The 104th Regiment of Foot marched up the St. John River Valley to Kingston, battling extreme weather and enemy forces along the way.
Throughout the New Brunswick regiment’s epic journey during the War of 1812 they carried a silk flag, which displayed a Union Jack in the top left corner and “104” surrounded by a laurel wreath in the middle.
This incredible piece of Canadian history is now on display at the Canadian War Museum.
“The flag connects us to a key chapter in our military history and to those who rallied to Canada’s defence in the War of 1812,” says James Whitham, Director General of the Canadian War Museum, in a statement.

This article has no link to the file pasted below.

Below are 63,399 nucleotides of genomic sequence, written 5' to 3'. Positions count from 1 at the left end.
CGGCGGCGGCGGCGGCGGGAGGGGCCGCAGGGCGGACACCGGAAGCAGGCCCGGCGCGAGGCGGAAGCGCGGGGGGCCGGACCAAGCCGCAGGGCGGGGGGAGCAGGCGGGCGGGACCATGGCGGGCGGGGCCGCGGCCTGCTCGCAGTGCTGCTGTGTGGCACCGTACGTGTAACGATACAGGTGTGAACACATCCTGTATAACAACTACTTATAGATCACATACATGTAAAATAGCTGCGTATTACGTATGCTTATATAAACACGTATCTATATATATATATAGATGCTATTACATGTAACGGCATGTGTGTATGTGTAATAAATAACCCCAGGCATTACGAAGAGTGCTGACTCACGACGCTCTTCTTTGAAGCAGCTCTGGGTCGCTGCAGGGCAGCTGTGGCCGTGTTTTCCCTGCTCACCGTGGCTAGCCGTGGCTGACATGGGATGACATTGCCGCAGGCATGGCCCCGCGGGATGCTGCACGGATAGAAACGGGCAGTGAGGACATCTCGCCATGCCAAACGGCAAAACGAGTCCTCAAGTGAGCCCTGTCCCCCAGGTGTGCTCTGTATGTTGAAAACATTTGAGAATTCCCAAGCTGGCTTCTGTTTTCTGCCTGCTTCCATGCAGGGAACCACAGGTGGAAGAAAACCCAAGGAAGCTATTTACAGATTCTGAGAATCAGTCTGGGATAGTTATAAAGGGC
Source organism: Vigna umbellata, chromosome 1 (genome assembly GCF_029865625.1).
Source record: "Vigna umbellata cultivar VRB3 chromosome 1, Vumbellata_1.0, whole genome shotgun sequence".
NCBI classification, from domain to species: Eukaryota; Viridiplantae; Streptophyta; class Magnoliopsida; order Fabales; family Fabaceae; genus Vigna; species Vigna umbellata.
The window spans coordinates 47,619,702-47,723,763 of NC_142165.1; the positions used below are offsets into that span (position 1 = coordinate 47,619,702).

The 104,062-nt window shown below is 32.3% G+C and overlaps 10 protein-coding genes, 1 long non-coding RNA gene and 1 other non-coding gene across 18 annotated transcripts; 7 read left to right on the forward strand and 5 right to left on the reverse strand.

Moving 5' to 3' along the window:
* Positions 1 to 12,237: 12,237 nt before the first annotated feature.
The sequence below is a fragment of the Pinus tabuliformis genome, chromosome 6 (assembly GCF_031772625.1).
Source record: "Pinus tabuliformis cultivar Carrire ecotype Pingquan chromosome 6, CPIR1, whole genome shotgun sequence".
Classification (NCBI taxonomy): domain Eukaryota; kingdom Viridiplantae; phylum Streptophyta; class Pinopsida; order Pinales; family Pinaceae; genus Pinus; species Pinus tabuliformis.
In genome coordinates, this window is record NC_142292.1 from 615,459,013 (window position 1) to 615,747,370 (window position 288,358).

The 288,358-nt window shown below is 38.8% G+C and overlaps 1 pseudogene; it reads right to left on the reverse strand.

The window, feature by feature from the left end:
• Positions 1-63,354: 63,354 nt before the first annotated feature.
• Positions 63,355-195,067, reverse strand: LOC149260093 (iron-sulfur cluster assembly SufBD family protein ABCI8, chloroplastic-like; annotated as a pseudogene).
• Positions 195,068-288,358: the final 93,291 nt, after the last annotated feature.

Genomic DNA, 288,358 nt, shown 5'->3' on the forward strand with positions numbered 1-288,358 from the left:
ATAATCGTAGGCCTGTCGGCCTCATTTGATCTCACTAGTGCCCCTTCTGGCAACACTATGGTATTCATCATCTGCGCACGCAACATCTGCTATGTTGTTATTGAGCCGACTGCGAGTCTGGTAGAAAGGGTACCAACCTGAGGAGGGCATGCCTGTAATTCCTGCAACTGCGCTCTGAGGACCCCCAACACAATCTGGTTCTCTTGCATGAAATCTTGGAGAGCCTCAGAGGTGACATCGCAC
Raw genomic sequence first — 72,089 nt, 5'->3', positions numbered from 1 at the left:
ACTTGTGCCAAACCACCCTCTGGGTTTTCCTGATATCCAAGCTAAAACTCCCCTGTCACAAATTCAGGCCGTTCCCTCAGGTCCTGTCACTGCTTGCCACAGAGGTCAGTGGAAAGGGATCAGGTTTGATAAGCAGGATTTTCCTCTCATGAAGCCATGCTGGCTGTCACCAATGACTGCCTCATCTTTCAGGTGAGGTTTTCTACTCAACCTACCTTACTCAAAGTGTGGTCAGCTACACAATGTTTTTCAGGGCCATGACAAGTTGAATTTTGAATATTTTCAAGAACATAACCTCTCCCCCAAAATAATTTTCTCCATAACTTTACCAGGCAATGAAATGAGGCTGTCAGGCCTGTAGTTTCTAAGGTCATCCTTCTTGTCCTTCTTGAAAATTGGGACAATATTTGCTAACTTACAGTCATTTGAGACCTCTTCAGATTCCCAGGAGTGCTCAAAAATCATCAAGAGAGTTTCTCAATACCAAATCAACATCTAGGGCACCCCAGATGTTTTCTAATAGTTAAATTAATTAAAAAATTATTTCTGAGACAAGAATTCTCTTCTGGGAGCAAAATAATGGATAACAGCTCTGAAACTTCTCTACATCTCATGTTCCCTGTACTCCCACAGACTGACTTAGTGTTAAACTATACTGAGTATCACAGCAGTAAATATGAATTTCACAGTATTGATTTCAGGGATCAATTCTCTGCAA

The 52-day trek is considered one of the greatest marches in Canadian military history. The flag flew during many key battles, including engagements at Beaver Dams, Fort Erie and Lundy’s Lane.
When the war ended, the flag was sent to Scotland, home of the British officer who originally raised the regiment. His granddaughter eventually donated the flag to the New Brunswick Museum in 1939, on the eve of the Second World War.
You can see the flag on display at the War Museum until January 6, 2013, as the Museum marks the 200th anniversary of the War of 1812.